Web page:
Few novels, intent on giving us a long-term overview of planetary dependencies and endurance, could begin more promisingly. In the multigenerational chronicle of the first chapter, named for the present-day inheritor of the family legacy, “Nicholas Hoel,” history is serially sketched in, almost at the elliptical pace of its own embedded technical emblem in a pre-Victorian optical toy. Generations back, the head of the immigrant Iowa househo—and farmstead—was inspired by the zoopraxiscope in launching a family hobbyhorse. With its spinning images in a glass drum offering the flicker effect of protocinematic motion, a related idea dawned. Since then, decade after decade, the men of the Hoel tribe have sustained the documentary “ritual” of photographing—from a fixed tripod in front of their house—one shot per month of a still-growing chestnut tree planted by the original settler. When the progenitor of this technological tradition has first assembled a year’s worth of black-and-white images in a stack, he “riffles through them with his thumb” (11) in the manner of that other precinematic optical toy, the flip-book: in this case, the predecessor as well of time-lapse effects, each split second overleaping, by eliding, a month’s growth. As if true to the family name, intermittence becomes holistic. And does so as an explicit model for the narrative’s own ellipses. “Three-quarters of a century dances by in a five-second flip” (17), writes the narrator by metonymy in his own elision of any unfolded sequence—until, with the cinematic prototype now historically in place and specified, “one more flip through the magic movie, and faster than it takes for the black-and-white broccoli to turn again into a sky-probing giant, the nine-year-old cuffed by his grandfather turns into a teen” (19).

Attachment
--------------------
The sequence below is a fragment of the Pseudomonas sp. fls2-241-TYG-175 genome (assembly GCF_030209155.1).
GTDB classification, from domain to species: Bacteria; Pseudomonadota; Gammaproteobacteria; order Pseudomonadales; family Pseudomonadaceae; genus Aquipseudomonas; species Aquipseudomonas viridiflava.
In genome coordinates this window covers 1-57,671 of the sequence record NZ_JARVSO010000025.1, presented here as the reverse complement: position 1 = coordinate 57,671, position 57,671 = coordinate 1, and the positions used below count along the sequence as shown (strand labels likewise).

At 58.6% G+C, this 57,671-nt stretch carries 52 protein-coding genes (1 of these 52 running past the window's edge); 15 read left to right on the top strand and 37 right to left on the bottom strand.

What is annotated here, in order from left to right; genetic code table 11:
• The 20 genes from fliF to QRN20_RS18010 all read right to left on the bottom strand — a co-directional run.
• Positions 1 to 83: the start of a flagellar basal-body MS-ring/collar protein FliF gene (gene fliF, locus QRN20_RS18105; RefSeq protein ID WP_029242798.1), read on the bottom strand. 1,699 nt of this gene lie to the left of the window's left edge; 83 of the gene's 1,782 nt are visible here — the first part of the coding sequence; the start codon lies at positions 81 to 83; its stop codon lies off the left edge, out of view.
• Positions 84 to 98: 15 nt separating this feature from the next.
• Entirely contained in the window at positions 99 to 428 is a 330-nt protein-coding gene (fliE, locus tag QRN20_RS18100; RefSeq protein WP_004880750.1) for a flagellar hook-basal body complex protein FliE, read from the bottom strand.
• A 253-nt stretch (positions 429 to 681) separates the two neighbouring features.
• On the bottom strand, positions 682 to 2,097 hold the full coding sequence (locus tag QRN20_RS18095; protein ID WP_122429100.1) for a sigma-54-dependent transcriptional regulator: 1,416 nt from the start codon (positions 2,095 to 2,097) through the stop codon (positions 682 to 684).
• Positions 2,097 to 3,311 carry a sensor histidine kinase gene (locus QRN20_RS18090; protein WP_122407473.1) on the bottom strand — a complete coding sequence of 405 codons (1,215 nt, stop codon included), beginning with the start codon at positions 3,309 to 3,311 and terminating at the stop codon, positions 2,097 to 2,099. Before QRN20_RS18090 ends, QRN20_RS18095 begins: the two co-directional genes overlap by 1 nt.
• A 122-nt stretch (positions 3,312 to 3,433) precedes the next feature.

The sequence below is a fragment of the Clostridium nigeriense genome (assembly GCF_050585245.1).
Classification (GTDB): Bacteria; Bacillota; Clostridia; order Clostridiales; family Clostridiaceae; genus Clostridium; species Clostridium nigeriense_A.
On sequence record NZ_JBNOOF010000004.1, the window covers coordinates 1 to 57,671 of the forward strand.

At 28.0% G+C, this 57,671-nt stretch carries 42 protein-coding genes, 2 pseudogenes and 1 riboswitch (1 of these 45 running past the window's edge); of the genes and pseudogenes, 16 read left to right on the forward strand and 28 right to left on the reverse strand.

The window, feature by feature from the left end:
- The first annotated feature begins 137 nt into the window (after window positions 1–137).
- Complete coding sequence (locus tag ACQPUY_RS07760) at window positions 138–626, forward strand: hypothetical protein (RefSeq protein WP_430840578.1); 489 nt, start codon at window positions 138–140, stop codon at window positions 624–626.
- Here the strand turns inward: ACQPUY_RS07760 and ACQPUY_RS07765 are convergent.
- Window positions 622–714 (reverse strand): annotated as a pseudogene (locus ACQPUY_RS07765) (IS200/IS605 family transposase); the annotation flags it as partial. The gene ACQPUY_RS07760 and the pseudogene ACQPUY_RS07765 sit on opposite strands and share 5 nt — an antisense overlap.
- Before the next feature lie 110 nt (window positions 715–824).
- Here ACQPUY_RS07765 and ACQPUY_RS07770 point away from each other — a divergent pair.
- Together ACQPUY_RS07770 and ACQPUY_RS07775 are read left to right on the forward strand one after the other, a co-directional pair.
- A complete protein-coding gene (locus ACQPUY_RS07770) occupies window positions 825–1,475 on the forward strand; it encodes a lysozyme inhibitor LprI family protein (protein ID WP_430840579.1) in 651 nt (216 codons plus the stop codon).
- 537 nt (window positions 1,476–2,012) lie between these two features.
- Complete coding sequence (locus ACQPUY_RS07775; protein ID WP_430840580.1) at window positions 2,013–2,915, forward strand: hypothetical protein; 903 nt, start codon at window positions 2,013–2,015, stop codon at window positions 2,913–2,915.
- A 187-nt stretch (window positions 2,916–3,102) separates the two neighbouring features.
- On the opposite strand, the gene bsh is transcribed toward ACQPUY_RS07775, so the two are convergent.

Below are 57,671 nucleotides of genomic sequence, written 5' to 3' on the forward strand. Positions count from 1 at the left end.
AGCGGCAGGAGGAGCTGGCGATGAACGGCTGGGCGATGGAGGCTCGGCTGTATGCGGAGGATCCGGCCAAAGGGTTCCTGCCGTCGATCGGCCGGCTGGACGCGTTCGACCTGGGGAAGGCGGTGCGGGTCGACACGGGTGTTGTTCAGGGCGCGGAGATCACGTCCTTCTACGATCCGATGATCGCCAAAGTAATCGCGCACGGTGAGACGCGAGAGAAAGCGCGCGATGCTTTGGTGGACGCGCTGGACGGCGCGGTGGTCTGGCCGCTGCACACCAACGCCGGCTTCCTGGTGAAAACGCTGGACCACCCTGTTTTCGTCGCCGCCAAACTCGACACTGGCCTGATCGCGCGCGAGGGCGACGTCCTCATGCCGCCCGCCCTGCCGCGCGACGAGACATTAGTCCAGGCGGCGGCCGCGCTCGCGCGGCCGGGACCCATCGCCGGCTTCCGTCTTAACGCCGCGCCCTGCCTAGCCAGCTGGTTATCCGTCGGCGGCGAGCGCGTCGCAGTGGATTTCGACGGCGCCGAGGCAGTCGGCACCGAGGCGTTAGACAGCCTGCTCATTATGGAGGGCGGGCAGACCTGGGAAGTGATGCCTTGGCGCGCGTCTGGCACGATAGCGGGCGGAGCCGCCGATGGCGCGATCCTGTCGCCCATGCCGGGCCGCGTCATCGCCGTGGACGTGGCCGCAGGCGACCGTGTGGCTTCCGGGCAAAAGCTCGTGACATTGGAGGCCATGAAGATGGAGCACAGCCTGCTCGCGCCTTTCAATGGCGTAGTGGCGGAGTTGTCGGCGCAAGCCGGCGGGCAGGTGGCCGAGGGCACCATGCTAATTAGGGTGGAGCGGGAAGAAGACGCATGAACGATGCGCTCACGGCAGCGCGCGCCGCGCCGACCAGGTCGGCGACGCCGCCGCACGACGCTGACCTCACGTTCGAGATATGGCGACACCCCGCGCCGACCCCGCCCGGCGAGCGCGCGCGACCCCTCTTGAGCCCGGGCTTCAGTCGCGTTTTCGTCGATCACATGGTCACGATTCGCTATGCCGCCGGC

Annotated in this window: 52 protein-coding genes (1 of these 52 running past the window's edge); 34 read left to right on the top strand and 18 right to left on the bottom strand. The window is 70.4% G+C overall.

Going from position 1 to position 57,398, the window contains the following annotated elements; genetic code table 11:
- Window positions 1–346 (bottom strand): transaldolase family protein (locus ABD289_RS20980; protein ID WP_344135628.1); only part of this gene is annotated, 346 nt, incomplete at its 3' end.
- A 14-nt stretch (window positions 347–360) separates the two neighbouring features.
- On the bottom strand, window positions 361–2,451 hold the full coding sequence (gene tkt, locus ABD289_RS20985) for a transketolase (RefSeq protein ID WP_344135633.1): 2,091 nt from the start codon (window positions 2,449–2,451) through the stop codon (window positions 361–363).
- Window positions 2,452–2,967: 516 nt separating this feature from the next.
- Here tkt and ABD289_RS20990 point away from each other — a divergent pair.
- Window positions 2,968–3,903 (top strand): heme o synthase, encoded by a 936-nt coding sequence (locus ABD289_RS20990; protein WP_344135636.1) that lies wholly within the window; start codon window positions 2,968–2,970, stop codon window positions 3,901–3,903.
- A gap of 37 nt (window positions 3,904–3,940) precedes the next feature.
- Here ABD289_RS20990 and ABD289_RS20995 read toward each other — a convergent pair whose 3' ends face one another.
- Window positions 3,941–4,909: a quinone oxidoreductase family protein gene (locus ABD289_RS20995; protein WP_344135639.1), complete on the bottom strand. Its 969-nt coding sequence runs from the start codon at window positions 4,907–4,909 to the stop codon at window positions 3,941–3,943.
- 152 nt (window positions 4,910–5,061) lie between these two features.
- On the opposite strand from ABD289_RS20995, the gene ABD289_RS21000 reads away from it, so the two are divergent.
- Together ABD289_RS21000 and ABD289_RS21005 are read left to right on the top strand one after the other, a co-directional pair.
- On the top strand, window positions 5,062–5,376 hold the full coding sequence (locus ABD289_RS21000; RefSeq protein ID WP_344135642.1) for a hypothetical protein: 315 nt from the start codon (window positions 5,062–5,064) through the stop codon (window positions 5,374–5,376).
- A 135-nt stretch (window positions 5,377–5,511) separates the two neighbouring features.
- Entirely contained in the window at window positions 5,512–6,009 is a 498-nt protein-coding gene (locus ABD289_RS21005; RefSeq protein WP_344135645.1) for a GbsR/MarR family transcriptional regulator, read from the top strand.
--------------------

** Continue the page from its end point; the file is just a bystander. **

And so it is, by association, in his own arboreal picturings and scripts alike, that Nick Hoel becomes, by novel’s end, the representative of the forests themselves, always haunted by “the time-lapse pictures of the chestnut his gypsy-Norwegian great-great-great-grandfather planted, one hundred and twenty years before” (20). It is in this way that the flip-book has miniaturized the time lapses of the plot so far, though not so much the irregular, shifting tempos of its anything but staccato prose—not at least, until almost five hundred pages later, when Nick is assigned the closing passage of the novel to bookend his place in the first. By now, he has had the inspiration, less as draughtsman than as installation site artist, to use whole fallen trees to translate their own abiding message into English, trees given quite literally the novel’s last word, as word, in their own anglicized witness, dragged into place to spell out “STILL” (502), a cross-hatch of vegetal legibility ultimately available only from satellite vantage. Whatever they are here made to be suggesting, it is clearly an overstory resisting the temporal rather than the spatial sense of “over.” Still present after all these years, but with the extra twist of an ambivalent adverb (fixedly in place as well as even yet) and the adjectival double of the former (immobile). What we are stationed to “close read” in that lone word STILL, even from an aerial distance—and in the subdivided split seconds, as we will see, of its passage’s incremental momentum—is, with its surprise organic resurgence, prose’s nearest echo of nature’s text. Nick’s “articulated” trees compose no book, only a message, but one already taken up in time-lapse registration even as the tree artist has just completed their scriptive pictogram. Immobile, yes, but not unchanging at that, nor removed from cycles of decay and new growth.